Wednesday, August 19, 2020

Classic Westerns: Taps at Little Big Horn - John Benteen (Ben Haas)

Although Ben Haas wrote a lot of books under a lot of different names (including some well-regarded mainstream novels under his real name), he’s probably best remembered these days as the author of two Western series from the Seventies, Fargo and Sundance, both of which he wrote under the pseudonym John Benteen. I’ve been a fan of his work for many years and have read most of the Fargo novels, but for some reason I read only a few books in the Sundance series. I intend to remedy that, starting with the fifth entry, TAPS AT LITTLE BIG HORN. (I read the first four years ago, plus another book or two from later in the series.)

Jim Sundance is the son of a Cheyenne mother and a British remittance man father. He’s a professional fighting man and is equally at home in either world, Indian or white . . . although if he had to choose, he’d probably stick with the Cheyenne. He’s a staunch defender of the Indians and uses the money he makes as a mercenary to fund efforts to combat the schemes of the Indian Ring, a notorious cartel of ruthless businessmen and corrupt politicians. This much is based on history, and actual events crop up in the novels from time to time.

TAPS AT LITTLE BIG HORN, as you’d expect, is a prime example of that. In an earlier book, Sundance met and fell in love with Barbara Colfax, the beautiful daughter of the president of the Northern Pacific Railroad. Barbara now lives with the Cheyenne and has adopted the name Two Roads Woman. But her father still wants her to come home, and he persuades Sundance to bring her to a meeting with him. The bait he dangles is a promise to use his influence to keep the army from trying to move the Cheyenne and the Sioux out of their hunting grounds in Montana.

Well, I think any reader of Westerns and men’s adventure fiction will know that things don’t work out as Sundance hoped. He winds up putting the white part of his heritage aside and throwing in with the Cheyenne as Colonel George Armstrong Custer leads the Seventh Cavalry on its fateful mission to force them out of their hunting grounds.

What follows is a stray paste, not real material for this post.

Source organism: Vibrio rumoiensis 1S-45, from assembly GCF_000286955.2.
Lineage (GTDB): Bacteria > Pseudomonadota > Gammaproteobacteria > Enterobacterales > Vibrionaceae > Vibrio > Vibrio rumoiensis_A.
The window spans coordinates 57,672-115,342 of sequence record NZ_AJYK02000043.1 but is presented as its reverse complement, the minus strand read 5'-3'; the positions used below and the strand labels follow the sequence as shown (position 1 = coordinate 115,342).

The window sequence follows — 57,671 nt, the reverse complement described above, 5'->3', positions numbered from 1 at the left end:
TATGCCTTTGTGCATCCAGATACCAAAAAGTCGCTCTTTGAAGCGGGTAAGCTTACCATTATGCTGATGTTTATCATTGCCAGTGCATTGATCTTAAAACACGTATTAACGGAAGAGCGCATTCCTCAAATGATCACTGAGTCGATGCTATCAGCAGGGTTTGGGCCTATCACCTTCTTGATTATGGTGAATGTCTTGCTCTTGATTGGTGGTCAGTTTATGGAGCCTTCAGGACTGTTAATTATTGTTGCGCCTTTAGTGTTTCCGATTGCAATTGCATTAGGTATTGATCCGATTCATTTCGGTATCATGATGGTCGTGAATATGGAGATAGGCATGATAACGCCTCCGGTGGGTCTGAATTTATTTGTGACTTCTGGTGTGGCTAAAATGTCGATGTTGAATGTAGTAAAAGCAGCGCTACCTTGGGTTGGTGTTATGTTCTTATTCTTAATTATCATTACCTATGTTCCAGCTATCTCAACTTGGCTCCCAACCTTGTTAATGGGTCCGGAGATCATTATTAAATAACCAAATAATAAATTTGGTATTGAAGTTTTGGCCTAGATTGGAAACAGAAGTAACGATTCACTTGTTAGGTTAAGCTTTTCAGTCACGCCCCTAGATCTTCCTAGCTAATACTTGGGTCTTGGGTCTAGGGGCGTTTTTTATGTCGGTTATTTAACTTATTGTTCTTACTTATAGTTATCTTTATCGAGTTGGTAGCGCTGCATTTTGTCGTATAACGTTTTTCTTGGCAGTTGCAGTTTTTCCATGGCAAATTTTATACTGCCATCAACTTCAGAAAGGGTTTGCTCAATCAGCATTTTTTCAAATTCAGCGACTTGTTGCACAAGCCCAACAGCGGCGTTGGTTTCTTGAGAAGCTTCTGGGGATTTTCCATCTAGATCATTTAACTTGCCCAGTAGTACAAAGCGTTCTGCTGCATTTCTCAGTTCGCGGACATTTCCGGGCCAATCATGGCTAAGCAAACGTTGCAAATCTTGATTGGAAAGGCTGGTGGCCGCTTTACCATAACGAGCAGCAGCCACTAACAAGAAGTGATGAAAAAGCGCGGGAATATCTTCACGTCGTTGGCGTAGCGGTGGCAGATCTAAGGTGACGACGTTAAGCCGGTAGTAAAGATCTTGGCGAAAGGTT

One of the problems with a book like this that’s so tied in with actual history is that the reader already knows a lot of what’s going to happen. The challenge to the novelist is to blend the fictional characters and events in with the real ones skillfully enough to create an interesting story that holds the attention. Ben Haas is more than up to this challenge. Sundance is a strong, likable protagonist, and even though we know things aren’t really going to work out for him in this book, we root for him anyway. And as always, Haas provides plenty of great, gritty action scenes.

Personally, I wouldn’t put TAPS AT LITTLE BIG HORN in the top rank of Ben Haas’s books, because while it’s as well-written as always and compelling enough that it kept me up later than usual reading, I’m just not as fond of books set during the Indian Wars, especially ones that focus on actual battles. It’s a good solid novel and I’m glad I read it, but I’m looking forward to some of Sundance’s more fictional adventures. Which I plan to be reading soon.

That's my copy in the scan above, by the way, complete with tape on the cover and price sticker from the Used Book Warehouse in Rockport, Texas.


David Cranmer said...

I have an exact vibe reading fictional characters set against historical happenings. Yes, the author's skill makes all the difference.

ZenRuss said...

I just started reading this series with "The Bronco Trail #10". I much prefer to read gunfighter old west fiction, but I liked this well enough to want to read some more. I agree, the author does make all the difference. Thanks to Justin Marriott and the Hot Lead all review special fanzine for the recommendation.